Calls were made and messages were sent to the verified phone number of Director General of Waste Management Agency, Sunday Oko, but he did not oblige us an interview.
Everyone is affected
Chief R. B. Otu, the Chairman of Lemna Community told GuardPost how bad the situation had gotten. “There was a time I was driving out for a meeting with top government officials and there was excreta and rubbish spilled all over the road. I didn’t have a choice, and I drove through with my car.
“My car was smelling, and the odor was so terrible. People kept asking, ‘Chief where are you coming from?’ I have never been so embarrassed in my life.” Chief Otu said.
Although the community reached out to Sunday Oko, the Director Waste Management Agency, and Mfon Bassey the Commissioner for Environment, the situation remained the same.
Chief Otu alleged that the two government officials refused to take or return his calls despite promising quick interventions in one of their meetings.
He confirmed that residents were more prone to malaria, typhoid and other vector-borne diseases. To top it off, the dumpsite had affected their boreholes, businesses and residences, because nobody wanted to live or work in an environment where the air is contaminated.
“The newly constructed NDDC road in the community is getting bad because of the number of trucks and caterpillars that ply the route daily. Lemna is an embarrassment to the state,” he concluded.
Taiwo Akinola, a pharmaceutical representative in Lemna, confirmed that residents of the area fall sick often.
“One of the major complaints we receive in our facility is that of malaria and typhoid, which can be attributed to the proximity of the dumpsite to residential homes. About ten to fifteen people come to the pharmacy daily for malaria and typhoid drugs, both young and old,” he said.
According to him, the cheapest malaria treatment plan cost between 750 and 1800 naira. Treating malaria every two weeks, especially for low-income households can be quite expensive.
He said the cost has made resident resort to using herbs and roots as alternatives which could be injurious to their health because untreated and mistreated malaria and typhoid is deadly.
Christian Ufot, who runs a local bar, complained that the dumpsite is affecting his business as customers do not feel comfortable drinking and eating in his bar because of the stench.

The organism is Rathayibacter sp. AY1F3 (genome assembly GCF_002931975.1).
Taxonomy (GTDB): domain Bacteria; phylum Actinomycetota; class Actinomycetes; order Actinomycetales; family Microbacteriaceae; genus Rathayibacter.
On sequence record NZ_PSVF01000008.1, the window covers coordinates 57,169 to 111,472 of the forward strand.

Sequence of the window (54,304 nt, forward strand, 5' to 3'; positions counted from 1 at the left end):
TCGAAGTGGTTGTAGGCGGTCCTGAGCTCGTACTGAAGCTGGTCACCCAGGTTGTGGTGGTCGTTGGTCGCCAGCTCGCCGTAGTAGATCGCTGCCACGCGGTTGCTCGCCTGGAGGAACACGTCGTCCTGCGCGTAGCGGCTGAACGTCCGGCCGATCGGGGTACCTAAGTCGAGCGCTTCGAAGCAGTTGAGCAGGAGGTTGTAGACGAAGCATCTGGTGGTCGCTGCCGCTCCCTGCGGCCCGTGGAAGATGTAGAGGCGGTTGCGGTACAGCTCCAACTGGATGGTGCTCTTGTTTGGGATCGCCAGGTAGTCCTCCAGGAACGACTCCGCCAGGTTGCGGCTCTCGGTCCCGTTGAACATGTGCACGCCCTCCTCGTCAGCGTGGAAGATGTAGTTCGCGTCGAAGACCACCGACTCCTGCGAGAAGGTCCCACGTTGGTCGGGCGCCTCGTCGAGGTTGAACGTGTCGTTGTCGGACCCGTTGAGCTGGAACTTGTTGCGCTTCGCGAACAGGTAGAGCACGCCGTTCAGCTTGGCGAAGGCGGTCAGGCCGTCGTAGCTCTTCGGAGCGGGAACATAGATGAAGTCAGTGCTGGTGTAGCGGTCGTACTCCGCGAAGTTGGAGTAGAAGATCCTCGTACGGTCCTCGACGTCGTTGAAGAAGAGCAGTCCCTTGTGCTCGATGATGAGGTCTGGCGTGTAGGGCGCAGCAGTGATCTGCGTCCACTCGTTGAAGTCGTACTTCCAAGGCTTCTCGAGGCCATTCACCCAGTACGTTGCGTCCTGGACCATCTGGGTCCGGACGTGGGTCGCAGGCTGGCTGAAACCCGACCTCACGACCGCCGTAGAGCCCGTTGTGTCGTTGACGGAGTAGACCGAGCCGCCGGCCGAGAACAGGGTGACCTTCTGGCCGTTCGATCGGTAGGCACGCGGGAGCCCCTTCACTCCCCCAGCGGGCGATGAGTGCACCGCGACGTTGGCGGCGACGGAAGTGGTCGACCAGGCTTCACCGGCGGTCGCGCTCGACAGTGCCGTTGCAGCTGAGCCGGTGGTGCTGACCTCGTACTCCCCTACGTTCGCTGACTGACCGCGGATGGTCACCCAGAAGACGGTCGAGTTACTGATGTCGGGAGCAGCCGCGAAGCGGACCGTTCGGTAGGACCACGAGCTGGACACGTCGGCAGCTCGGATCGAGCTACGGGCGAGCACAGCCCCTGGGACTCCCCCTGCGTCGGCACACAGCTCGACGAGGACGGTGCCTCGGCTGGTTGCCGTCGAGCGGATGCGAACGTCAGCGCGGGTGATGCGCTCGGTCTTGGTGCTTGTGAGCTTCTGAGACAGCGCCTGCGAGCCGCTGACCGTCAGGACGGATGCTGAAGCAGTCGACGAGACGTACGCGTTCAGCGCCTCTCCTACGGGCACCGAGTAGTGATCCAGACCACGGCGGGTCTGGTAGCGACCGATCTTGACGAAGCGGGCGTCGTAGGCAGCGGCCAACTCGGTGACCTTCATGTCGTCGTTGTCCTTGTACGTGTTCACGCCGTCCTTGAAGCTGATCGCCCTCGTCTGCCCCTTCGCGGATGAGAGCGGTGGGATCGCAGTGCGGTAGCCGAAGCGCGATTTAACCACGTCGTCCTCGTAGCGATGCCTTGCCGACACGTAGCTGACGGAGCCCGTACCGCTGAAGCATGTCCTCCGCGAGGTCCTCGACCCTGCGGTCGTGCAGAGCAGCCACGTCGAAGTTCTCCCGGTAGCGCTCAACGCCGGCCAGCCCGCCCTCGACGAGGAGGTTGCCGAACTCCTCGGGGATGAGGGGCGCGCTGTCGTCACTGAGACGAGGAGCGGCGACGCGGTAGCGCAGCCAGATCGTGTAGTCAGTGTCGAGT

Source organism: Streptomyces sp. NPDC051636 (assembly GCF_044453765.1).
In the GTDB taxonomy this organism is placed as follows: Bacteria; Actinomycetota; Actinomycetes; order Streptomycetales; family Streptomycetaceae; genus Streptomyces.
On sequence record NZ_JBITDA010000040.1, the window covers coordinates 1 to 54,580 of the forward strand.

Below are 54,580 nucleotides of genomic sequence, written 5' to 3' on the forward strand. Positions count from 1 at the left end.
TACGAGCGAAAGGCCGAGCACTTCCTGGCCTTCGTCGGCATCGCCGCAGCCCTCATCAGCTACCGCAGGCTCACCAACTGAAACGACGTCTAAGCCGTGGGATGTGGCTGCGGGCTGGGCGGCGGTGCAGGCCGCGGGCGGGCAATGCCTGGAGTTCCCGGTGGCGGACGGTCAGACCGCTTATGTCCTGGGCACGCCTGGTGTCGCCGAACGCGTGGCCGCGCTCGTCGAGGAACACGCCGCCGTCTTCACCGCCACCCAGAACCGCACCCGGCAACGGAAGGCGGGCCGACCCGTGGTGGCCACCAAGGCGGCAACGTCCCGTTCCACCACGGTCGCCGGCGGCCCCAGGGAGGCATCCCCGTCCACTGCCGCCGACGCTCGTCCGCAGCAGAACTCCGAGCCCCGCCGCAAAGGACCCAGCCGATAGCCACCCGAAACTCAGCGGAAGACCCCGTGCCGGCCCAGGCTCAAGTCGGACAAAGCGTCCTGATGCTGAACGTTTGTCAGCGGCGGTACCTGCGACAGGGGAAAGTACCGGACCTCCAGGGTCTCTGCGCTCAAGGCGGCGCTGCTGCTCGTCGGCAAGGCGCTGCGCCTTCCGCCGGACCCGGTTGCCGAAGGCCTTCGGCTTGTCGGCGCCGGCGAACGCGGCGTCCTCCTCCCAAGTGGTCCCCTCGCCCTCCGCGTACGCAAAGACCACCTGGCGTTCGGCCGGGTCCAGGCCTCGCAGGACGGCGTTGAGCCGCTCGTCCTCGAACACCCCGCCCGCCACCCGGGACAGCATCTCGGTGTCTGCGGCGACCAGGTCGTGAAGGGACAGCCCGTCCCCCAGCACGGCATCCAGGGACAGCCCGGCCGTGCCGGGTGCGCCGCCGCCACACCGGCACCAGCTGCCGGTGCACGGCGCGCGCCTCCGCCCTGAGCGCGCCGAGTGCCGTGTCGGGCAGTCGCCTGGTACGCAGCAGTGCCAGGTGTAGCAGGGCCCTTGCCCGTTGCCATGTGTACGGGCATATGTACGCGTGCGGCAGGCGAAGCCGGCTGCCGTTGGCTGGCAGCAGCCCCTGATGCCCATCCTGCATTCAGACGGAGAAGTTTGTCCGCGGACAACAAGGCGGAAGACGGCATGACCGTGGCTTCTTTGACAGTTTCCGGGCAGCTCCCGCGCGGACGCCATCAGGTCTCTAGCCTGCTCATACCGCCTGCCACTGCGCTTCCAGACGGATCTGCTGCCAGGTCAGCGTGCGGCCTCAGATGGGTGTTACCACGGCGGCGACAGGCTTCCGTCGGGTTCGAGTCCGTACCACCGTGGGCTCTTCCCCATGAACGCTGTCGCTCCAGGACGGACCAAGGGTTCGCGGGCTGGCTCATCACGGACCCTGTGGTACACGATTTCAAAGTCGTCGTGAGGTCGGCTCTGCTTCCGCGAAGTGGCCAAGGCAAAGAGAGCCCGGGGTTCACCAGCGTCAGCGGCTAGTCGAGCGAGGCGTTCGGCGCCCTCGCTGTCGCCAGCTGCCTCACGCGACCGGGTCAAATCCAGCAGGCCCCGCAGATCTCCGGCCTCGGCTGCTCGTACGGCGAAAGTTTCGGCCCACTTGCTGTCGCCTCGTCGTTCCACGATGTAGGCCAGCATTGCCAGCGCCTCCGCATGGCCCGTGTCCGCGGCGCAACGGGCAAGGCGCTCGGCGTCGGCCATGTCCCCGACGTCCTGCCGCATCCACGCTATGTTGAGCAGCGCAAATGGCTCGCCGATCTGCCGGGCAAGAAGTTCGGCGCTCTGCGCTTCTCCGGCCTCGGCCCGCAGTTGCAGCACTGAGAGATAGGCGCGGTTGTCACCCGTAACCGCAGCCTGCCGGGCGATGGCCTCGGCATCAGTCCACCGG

Agnes Ogar, a student at the University of Calabar, said she feels embarrassed about where she lives. “My house beautiful, no doubt, but how do I invite my friends from school to such an environment? This place gives me low self-esteem,” she told our correspondent.
What can be done?
The Country Director of Citizens’ Solution Network, Friday Inoyo, told GuardPost that the situation is very sad.
“We have seen a very careless approach by the government on the issue of waste management. Whenever I drive through Lemna, I feel very endangered because of the quality of air around that axis,” he said.
“Amid the calls over the years to relocate the dumpsite, many questions remain unanswered. Where will the government relocate the site to? What are the provisions for waste treatment in Lemna and the proposed new location?
“What the government has done over the years in Lemna and across the state is to endanger the lives of residents with its careless and unacceptable approach to waste management,” Inoyo said.
He urged residents to sustain the call for the relocation of dumpsites from residential communities to places that are not yet inhabited by humans while hoping for the government to invite the experts to tackle the situation.
Edem Edem, the National Coordinator of Green Concern for Development, an environmental non-profit operating in Cross River and other parts of Nigeria, said the dumpsite has been of grave concern.
“The methane gas emitting from organic waste in the dumpsite is very harmful to human health and the government must take immediate action to protect its citizens.
“The dumpsite is located on a hilly part of the community and the leachate from the site is seeping into the soil and contaminating the underground water.
“Thus means shallow boreholes in the area will be taking in most of this dangerous water and even the Lemna river will be affected as well,” he said.
According to Edem, it will take years to reverse the damage even after the dumpsite has been relocated.
While waiting for the government to do the needful at Lemna and also provide skip bins for areas in the state without them, residents of Calabar are encouraged to disposing waste indiscriminately.
On the other hand, residents are also calling on the Waste Management Agency and Ministry of Environment to evacuate refuse regularly to avoid the skip bins overflowing, faulty bins should be fixed or replaced and waste should be properly covered while in transit to dumpsites to avoid spillage on the road.
They also recommended that the number of contractors should be increased to ensure a seamless waste collection process.
This story was supported by the Africa Data Hub Community Journalism Fellowship.